I know why the caged bird sings by Maya Angelou Reading log - I know Why the Caged Bird Sings by Maya Angelou Title of the novel I Know Why the Caged

I know why the caged bird sings by Maya Angelou Reading log...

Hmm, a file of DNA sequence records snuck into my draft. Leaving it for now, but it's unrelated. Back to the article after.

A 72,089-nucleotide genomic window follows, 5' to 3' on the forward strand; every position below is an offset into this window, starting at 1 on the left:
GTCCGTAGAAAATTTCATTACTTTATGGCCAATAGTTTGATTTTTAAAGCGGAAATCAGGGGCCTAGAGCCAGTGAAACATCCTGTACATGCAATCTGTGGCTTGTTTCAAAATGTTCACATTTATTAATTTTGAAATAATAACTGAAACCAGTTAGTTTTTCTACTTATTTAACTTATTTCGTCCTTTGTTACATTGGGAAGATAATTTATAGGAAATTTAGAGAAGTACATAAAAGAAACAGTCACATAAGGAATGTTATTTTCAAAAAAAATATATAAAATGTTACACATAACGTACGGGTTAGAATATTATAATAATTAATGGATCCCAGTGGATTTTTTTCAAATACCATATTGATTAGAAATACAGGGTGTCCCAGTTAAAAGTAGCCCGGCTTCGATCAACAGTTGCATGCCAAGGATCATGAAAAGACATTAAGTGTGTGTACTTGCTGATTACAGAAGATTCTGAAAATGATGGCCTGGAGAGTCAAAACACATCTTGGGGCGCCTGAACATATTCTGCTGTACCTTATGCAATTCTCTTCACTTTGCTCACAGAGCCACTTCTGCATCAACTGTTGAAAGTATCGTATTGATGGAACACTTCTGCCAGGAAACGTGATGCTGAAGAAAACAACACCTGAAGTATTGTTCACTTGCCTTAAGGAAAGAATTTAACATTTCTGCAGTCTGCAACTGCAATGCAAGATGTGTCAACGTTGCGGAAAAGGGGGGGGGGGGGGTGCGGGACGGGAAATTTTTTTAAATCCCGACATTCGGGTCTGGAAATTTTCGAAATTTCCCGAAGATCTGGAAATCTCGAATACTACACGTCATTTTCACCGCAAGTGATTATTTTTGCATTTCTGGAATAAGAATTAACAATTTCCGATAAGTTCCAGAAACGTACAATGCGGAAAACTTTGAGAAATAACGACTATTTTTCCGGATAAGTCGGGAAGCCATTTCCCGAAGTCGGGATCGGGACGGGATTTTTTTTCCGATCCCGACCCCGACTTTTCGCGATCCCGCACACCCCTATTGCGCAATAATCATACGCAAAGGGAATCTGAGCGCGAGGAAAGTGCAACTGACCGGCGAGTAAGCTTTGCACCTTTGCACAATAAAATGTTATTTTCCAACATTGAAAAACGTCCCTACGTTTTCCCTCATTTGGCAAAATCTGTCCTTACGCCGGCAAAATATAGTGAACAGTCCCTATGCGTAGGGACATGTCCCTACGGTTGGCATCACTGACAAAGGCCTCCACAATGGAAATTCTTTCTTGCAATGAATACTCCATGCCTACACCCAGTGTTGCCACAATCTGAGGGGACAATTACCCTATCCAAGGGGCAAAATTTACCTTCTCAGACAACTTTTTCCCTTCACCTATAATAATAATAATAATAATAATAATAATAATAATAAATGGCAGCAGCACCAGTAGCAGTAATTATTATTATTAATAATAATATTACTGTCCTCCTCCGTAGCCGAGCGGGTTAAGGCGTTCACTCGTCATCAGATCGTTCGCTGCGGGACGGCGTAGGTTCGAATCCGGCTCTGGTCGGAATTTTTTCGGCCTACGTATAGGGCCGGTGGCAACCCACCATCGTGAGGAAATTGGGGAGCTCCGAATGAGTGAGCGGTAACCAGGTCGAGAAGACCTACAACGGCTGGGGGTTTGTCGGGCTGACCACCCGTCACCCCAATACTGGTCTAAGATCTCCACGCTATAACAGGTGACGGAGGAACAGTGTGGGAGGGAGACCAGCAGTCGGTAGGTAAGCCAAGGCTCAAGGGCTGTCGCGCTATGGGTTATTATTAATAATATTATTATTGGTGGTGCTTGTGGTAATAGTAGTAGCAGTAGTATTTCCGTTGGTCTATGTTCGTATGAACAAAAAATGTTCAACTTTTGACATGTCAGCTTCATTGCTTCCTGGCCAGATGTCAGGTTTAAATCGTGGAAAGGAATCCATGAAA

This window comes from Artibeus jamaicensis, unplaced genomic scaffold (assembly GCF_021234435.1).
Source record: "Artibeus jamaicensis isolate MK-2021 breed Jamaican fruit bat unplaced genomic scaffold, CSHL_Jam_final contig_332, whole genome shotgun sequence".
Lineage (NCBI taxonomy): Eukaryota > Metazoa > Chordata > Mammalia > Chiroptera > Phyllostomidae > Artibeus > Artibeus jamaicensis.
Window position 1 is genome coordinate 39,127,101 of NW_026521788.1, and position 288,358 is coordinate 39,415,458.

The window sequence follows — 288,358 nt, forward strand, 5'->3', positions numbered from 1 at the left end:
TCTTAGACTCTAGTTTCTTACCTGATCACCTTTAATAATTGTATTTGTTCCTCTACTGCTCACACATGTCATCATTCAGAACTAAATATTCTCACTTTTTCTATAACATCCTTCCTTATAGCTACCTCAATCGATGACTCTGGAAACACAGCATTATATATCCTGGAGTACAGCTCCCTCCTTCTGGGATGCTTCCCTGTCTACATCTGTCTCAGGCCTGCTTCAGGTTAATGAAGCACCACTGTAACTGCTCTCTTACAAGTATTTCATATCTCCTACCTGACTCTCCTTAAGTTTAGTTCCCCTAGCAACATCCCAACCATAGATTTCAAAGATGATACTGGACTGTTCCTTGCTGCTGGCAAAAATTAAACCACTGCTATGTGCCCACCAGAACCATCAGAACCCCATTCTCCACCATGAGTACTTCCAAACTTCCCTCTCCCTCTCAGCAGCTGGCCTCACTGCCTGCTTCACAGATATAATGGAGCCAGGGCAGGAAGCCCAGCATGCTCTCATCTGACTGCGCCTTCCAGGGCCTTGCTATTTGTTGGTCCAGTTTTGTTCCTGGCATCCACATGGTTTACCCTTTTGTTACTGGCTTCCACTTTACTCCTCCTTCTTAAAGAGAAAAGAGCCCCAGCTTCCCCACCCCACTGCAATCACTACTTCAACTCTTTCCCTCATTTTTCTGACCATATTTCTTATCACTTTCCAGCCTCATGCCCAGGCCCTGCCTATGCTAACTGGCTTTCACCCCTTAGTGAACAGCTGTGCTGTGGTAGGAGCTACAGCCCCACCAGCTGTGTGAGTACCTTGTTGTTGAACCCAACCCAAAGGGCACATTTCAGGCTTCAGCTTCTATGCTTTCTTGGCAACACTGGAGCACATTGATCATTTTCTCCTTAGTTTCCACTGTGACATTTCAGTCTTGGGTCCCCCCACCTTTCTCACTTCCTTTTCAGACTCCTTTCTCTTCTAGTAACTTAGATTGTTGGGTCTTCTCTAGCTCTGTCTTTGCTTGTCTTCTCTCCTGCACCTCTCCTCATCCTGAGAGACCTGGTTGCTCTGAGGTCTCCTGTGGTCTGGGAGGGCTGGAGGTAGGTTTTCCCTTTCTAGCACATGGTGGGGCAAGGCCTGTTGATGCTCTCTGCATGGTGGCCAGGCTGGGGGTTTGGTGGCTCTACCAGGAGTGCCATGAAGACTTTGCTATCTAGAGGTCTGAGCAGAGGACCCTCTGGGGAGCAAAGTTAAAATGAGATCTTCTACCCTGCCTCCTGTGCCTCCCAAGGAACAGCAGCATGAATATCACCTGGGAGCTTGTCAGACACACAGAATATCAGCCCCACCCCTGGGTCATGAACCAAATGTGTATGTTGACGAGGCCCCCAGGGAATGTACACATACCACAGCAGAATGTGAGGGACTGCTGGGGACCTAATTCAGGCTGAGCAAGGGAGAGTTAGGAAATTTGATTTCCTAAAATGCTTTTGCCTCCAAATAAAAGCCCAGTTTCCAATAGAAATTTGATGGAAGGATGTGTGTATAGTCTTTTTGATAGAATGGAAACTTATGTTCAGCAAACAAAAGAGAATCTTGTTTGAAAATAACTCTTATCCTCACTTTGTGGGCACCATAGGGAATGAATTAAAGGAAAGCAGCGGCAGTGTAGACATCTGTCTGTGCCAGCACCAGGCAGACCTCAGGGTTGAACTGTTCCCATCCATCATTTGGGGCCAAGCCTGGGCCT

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1 I know Why the Caged Bird Sings by Maya Angelou Ayo Ogunlaja Title of the novel Element Quote/Evidence Explanation I Know Why the Caged Bird Sings SETTING “…Marguerite and Bailey Johnson Jr., from Long Beach, California, en route to Stamps, Arkansas… ”(Angelou 6) “Weekdays revolved on a sameness wheel. They turned into themselves so steadily and inevitably that each seemed to be the original of yesterday's rough draft.”(Angelou 165) “St. Louis was a new kind of hot and a new kind of dirty. My memory had no pictures of the crowded-together soot- covered buildings. For all I knew, we were being driven to Hell and our father was the delivering devil.” (Angelou 58) The story begins in Stamps, Arkansas, a very small town on the border of Arkansas and Louisiana, in a black ghetto where the Maya lives with her grandmother and her uncle that is paralyzed. Stamps is excessively segregated. It’s the 1930’s, where slavery and the civil war are still fresh in the minds of southerners. Both black and white people stamps both are barely scraping by due to the great depression. In addition, it is a land with no time. “St. Louis was a new kind of hot and a new kind of dirty. My memory had no pictures of the crowded-together soot-covered buildings. For all I knew, we were being driven to Hell and our father was the delivering devil.” (58). The town shows no presentation of progression. Later, the setting shifts to St. Louis, San Francisco, and Southern California. The city is tremendously different from Stamps. Stamps was full of religious people with strict morals and ethical laws, St. Louis is filled with gambling, drinking, and prostitution. In Stamps, everyone preserves food together. The food gets packaged and cooked in St. Louis. In St. Louis the people are more formal and less friendly than in Stamps. At the time that Maya moves to San Francisco, World War II has just begun, threatening the safety of the city. The men are beginning to disappear as the draft takes effect. The Japanese population also begins to disappear. “The Yakamoto Sea Food Market quietly became Sammy's Shoe Shine Parlour and Smoke Shop. Yashigira's Hardware metamorphosed into La Salon de Beauté owned by Miss Clorinda Jackson. The Japanese shops which sold products to Nisei customers were taken over by enterprising Negro businessmen, and in less than a year became permanent homes away from home for the newly arrived Southern Blacks. Where the odours of tempura, raw fish, and cha had dominated, the aroma of chitlins, greens, and ham hocks now prevailed.” (p.206) New black workers are beginning to take the place of the missing Japanese residents. A dramatic change is taking place that Maya is quite fond of. San Francisco is the first place that Maya calls home. San Francisco is also the first and only place in which the reader sees black people beginning to progress.

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